The curious history and politics of plain breid. A thread.
First things first. Mothers Pride, despite the tartan packaging, is not a Scottish brand – it hails from Manchester and dates to 1932. When the baking industry consolidated in the 1950s-70s, big companies took over medium-sized regional bakers and applied their brands to them (see also Sunblest)
Second things second. Plain Bread was not originally a peculiarly Scottish term; but it is one that has become over time almost universally associated with a specific style of Scottish batch-baked bread, with its closest relations in styles of Irish bread. So what is plain bread and how did it become to be the loaf with such a strong national identity that it is known for today? And why?
The term plain bread derives from a Bread Acts in the early part of the 19th century, starting in 1822. Governments have long sought to regulate pricing and quality of bread, going right back to medieval times, in recognition of it being so essential a foodstuff to life. Breads were classified, at the highest levels, as one of 2 types:
- Plain Breads, which were the common breads and to be sold in regulated sizes and/or at regulated prices and;
- Fancy Breads, where the baker was exempt from price and weight control and free to produce the breads he pleased at the sizes and prices he chose
You got plain bread in England as well as in Scotland; it was not just a Scottish thing, but the actual breads themselves that were sold as “plain” were not the same, and there was a distinctly Scottish bread that came to dominate the plain scene in Scotland. There were 2 main reasons for this. Firstly, Scottish wheat is by and large not that suitable for bread so in Scotland, oven-baked bread (not girdle/griddle breads) made much more use of imported, higher-gluten flours.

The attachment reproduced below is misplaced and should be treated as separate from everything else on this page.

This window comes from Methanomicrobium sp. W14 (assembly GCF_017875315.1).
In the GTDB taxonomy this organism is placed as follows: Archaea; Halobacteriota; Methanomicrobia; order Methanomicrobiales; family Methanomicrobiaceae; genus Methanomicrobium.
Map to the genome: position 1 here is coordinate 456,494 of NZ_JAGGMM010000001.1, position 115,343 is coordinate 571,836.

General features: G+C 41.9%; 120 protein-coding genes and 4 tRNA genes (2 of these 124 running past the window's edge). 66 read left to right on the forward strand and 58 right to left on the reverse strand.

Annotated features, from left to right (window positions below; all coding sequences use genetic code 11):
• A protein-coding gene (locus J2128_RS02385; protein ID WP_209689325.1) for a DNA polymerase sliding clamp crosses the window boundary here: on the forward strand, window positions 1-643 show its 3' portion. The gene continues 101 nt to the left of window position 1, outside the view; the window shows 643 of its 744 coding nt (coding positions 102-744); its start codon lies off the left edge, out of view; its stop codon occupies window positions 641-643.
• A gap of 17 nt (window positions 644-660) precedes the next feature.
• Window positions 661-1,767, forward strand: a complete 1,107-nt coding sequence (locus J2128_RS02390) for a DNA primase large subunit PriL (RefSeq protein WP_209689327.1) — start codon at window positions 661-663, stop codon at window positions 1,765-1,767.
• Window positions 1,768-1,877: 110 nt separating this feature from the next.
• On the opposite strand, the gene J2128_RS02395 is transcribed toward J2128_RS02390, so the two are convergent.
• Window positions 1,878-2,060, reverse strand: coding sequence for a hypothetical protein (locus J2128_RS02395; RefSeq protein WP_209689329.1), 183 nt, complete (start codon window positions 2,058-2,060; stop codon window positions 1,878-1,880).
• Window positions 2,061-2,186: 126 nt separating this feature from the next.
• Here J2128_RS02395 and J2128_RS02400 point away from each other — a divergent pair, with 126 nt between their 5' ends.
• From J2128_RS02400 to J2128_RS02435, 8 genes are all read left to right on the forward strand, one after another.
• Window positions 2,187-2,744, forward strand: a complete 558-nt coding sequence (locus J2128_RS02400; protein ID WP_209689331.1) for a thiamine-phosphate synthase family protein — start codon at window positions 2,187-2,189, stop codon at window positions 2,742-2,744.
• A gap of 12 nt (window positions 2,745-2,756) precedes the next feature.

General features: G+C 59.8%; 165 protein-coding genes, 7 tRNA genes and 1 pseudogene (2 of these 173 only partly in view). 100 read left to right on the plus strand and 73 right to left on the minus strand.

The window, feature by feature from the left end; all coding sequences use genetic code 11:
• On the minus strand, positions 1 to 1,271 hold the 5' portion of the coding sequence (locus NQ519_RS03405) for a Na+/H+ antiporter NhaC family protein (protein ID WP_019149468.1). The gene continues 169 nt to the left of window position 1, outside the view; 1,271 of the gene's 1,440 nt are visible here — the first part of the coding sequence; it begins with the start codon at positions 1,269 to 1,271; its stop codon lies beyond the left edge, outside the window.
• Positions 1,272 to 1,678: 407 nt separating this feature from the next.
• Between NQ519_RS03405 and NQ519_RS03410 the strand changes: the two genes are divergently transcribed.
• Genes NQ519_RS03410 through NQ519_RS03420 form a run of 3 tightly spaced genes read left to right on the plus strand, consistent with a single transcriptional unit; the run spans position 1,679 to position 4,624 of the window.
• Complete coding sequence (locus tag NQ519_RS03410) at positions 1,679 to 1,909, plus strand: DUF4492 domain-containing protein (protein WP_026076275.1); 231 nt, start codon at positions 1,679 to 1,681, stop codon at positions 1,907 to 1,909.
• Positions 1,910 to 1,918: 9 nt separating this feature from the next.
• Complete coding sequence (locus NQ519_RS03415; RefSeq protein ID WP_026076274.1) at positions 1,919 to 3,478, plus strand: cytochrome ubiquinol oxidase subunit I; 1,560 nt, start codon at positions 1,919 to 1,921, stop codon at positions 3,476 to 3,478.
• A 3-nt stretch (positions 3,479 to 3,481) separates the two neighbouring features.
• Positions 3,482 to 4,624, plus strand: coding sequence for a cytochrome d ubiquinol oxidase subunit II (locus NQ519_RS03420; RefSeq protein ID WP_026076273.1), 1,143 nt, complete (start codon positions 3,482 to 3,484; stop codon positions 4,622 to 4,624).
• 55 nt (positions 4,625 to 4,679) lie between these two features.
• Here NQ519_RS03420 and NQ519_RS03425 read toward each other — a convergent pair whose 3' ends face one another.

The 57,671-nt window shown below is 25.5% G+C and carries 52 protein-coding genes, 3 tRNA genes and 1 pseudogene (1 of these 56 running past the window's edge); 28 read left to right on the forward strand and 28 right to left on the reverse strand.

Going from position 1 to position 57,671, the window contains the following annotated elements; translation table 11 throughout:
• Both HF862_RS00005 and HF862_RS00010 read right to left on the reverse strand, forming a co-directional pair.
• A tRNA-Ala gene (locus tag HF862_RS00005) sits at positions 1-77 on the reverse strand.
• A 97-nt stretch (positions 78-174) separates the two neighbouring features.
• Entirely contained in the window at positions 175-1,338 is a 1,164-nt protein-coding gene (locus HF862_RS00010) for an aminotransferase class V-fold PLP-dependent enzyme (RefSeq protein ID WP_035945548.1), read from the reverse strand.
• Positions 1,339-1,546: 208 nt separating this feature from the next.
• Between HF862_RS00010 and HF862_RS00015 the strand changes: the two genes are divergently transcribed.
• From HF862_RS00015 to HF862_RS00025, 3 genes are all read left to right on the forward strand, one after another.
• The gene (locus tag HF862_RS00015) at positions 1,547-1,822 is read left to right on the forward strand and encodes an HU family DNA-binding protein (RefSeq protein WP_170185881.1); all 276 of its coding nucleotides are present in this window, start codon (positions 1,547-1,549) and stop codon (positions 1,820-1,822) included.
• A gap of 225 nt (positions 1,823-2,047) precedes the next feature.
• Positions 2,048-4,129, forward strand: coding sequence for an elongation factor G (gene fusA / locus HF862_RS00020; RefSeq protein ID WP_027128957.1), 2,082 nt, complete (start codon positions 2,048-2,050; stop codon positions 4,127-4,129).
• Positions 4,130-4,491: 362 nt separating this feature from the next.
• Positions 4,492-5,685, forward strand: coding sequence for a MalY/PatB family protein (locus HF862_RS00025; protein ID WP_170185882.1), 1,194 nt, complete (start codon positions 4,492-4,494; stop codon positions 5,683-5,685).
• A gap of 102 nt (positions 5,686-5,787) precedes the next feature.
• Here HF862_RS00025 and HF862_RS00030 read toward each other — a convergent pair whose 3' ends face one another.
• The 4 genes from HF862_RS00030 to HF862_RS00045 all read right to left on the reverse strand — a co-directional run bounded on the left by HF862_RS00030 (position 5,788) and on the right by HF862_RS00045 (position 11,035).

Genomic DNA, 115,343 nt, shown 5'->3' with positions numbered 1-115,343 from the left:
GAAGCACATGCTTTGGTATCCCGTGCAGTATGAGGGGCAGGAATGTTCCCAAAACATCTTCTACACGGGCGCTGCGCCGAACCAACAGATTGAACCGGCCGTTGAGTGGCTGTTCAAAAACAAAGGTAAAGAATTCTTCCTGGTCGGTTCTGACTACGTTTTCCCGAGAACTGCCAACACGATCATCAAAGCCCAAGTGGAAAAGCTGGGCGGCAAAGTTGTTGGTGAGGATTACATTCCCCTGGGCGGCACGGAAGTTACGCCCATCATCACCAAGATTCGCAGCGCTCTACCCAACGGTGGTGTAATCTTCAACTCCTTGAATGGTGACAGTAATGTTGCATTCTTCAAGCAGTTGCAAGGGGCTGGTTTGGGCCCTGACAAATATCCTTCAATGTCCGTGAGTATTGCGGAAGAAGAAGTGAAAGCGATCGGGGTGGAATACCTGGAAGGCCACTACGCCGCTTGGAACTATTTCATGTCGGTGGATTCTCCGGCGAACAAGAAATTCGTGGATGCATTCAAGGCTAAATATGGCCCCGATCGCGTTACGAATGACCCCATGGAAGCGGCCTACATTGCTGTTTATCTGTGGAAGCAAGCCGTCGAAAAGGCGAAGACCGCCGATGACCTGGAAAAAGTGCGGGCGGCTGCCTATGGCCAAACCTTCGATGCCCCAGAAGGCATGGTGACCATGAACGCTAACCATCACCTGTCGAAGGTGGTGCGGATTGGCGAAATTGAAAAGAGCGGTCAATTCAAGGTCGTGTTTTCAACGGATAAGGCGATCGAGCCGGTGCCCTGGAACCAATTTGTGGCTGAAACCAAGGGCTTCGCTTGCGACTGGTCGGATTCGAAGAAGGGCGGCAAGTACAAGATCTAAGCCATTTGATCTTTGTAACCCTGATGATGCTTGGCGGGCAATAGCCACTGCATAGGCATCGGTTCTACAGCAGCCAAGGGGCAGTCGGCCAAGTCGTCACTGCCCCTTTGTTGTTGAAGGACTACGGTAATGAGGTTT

Secondly, Scottish bakers had a different baking practice for historical reasons. They used a very long-fermentation process (14-16 or more hours), meaning that nobody had to come in overnight to work the dough. This also meant that they could avoid working on the Sabbath; Monday morning’s bread started out on Saturday evening and was then left to its own devices on the Lord’s day, being ready for baking first thing on Monday morning. As such they needed a very different processes to England, and as a result the end product was also very different. But from a definition point of view, it was all plain bread.
As the 19th century progressed, the traditional methods in Scotland persisted – but were industrialised. Scottish bakers developed a batch-baking technique whereby loafs of high-gluten imported wheat were baked together in a large iron box. These loafs were leavened not with baker’s yeast, but with the traditional “barm” (a yeasty liquid from the brewing industry), and had the traditional long fermenting time. The loafs stuck to eachother in the box, and were pulled apart after baking.
Scottish plain bread therefore has an appreciable crust on the top and bottom, but not on the sides and ends of the loaf; apart from the “ender” loafs whose sides touched the hot edge of the baking box.